Tuesday, January 27, 2009

All-Decade Team: D

The cliche "defense wins championships" especially fit the first half of the '00s, as trap-heavy teams such as the New Jersey Devils raised the Cup and generated many Cinderella stories. But even once the lockout expired, great D were still at a premium. Although the Carolina Hurricanes managed to win the Cup without a dominant shutdown D, both the Ducks (Pronger and Niedermayer) and the Red Wings (Lidstrom and Rafalski) allocated huge chunks of cap space for top notch D.

Is there any point in even going on with a charade that Lidstrom wouldn't get the first defensive spot? My answer is an emphatic "no" but if you feel differently (or if I left anyone out) say so in the comments.

Nicklas Lidstrom
Points: A Shitload
Awards: A fuckton
Respect: Oodles and noodles of,

With six Norris trophies, plenty of points and two Stanley Cups is there really any way to deny Lidstrom is the best defensive player of the decade? Honestly, it's not crazy to ask if the guy is the MVP of the '00s, period. It's difficult to quantify Lidstrom's immaculate abilities until you get the chance to watch the surefire Hall of Famer in person.

Just a Beautiful Hockey Mind.


Chris Pronger

401 regular season points, 69 playoff points
Four All-Star games, one First-Team All-Star, one Norris and one Hart(!) trophy. Won a Stanley Cup with Anaheim; was a huge factor in the surprise SCF run of the Edmonton Oilers

If there's one elite D who rubs/elbows people the wrong way, it's the man who has been known as "The Orbs" and "Stompy" during his impressive career. Right around the turn of the century, Pronger accomplished the rare feat of winning not only a Norris trophy but also an MVP trophy to boot.

Along with being one of the most intimidating D in the league, Pronger's shown some impressive chops as a powerplay point man. Although he left Edmonton prematurely and on bad terms, his work with the Oilers proved he could take a team to the Finals without much help.

Scott Niedermayer
385 regular season points, 58 playoff points
Four All-Star teams, one Norris trophy, one Conn Smythe trophy, three First Team All-Star selections

While Scott Stevens and Pronger intimidated forwards, Niedermayer combined great defensive instincts with sublime offensive skills to collect three Stanley Cups in a dominant decade of hockey. He plays well in big game situations, hitting double digits in post-season scoring three times including an impressive 18 points in the 2002-03 Cup run with New Jersey.

Niedermayer also accomplished the rare feat of snaring a Norris trophy during Lidstrom's reign of terror.

Brian Rafalski
401 regular season points, 74 playoff points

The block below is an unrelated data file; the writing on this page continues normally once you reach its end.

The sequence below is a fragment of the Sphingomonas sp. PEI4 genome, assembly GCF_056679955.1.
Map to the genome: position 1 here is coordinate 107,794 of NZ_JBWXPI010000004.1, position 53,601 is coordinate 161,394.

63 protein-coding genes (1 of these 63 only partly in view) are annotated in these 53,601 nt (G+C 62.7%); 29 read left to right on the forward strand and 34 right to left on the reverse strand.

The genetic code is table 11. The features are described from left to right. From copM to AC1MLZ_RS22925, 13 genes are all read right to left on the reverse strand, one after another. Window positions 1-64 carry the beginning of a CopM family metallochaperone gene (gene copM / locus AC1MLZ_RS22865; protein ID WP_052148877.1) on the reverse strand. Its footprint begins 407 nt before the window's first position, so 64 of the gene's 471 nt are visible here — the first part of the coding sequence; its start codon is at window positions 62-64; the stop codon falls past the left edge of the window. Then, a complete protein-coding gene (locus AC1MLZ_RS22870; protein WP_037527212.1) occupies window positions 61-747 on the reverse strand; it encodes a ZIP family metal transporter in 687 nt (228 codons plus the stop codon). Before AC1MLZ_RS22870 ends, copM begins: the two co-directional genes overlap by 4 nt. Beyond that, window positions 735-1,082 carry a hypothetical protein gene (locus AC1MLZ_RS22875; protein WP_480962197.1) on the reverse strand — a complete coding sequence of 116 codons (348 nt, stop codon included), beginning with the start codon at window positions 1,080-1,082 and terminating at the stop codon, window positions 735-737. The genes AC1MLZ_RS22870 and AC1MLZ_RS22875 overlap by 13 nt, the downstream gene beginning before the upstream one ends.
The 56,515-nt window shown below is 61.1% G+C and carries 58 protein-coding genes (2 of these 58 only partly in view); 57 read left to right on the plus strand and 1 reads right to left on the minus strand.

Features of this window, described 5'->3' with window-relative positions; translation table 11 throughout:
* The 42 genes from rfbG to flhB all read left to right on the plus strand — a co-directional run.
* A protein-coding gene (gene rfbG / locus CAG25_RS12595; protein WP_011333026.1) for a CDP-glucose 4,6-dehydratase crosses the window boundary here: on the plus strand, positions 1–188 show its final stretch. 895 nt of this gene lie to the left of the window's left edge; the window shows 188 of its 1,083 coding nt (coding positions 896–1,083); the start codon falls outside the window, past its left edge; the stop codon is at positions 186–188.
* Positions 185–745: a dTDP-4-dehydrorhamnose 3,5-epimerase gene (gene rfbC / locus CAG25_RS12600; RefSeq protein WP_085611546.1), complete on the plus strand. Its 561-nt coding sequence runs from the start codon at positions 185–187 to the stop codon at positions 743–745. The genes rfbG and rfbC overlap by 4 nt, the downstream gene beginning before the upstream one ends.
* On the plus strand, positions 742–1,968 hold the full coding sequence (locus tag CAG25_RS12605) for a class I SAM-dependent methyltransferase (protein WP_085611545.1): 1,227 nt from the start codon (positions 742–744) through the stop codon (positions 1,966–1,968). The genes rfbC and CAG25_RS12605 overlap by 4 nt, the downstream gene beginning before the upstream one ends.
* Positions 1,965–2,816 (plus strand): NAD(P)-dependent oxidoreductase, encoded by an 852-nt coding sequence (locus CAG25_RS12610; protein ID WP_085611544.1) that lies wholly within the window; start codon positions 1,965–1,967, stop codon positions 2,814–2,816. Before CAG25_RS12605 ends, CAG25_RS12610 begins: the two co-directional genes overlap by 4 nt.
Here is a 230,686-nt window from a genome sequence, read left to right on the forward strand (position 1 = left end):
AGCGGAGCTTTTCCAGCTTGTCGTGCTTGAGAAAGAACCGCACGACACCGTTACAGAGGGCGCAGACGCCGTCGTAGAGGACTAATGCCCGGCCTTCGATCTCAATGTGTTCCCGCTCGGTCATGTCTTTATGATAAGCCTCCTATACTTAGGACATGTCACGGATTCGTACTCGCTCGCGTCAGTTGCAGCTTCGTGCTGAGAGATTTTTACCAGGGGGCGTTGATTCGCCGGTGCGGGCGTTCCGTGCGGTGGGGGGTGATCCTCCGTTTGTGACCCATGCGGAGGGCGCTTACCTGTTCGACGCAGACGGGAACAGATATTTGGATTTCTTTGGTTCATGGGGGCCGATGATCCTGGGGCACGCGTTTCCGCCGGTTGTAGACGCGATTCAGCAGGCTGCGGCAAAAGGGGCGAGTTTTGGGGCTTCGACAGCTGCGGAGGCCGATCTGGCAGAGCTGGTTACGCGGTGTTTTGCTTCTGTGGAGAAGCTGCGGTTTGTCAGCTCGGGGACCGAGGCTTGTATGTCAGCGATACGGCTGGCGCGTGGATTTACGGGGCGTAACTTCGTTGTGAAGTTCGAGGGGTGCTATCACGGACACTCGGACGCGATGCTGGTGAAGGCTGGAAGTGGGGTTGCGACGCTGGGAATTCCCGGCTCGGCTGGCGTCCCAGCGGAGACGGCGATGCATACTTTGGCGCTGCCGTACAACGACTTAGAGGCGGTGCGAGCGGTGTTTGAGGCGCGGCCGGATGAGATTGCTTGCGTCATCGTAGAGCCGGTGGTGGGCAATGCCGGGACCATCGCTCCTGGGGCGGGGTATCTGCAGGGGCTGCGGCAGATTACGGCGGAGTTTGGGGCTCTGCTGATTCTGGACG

Two All-Star games

It's stunning to see that Rafalski actually outscored Niedermayer in the playoffs and the regular season in this decade, but it shows just how quietly impressive the American born offensive defenseman has been. Much like Niedermayer, Rafalski earned his last Cup playing outside of New Jersey alongside a star D (in his case, Nicklas Lidstrom).

Rafalski was one of the best free agent signings of the post-lockout era and is enjoying another great season in 2008-09.

Rob Blake
408 regular season points, 43 playoff points
Five All-Star games

This year's been a bounce-back year for Rob Blake. After struggling for a few years on some bad Los Angeles Kings teams, it looks like Blake will make at least one more significant run at adding another Stanley Cup to his resume with the Sharks. Although he's not the dominant combination of intimidation and skill he was in the earlier part of the decade, Blake's terrifying point shot and physical presence are still hard to top.

Honorable mentions: Wade Redden (kind of), Zdeno Chara (kind of), Dion Phaneuf (too young), Andrei Markov, Dan Boyle, Mathieu Schneider and a few who missed time with injuries.

5 comments:

Tom said...

Gotta give it to Pronger -- a Hart for a defenseman is a conversation-ender.

jamestobrien said...

Pronger's definitely up there, but voters seem to be choosing Niedermayer so far. Tough call. I wonder if Pronger's elbowing and stomping are hurting him in the "voting booth."

Geoff said...

Wow, you mention Redden and Boyle, yet you somehow forget Kaberle and his 400 points this decade, he ain't no proger, but mentioning Redden before....

jamestobrien said...

You're right, Geoff. I knew I was opening a can of worms with the honorable mentions spot.

Dan Boyle and Tomas Kaberle put up some good numbers in the decade, although they're still probably honorable mentions at the most. With Boyle's awesome year in San Jose, it makes you wonder what kind of numbers Kaberle could put up if he was outside Toronto.

Anyone who can go 4 for 4 in an accuracy shooting competition gets my respect.

The Puck Stops Here said...

A forgotten man who should be here. Sergei Zubov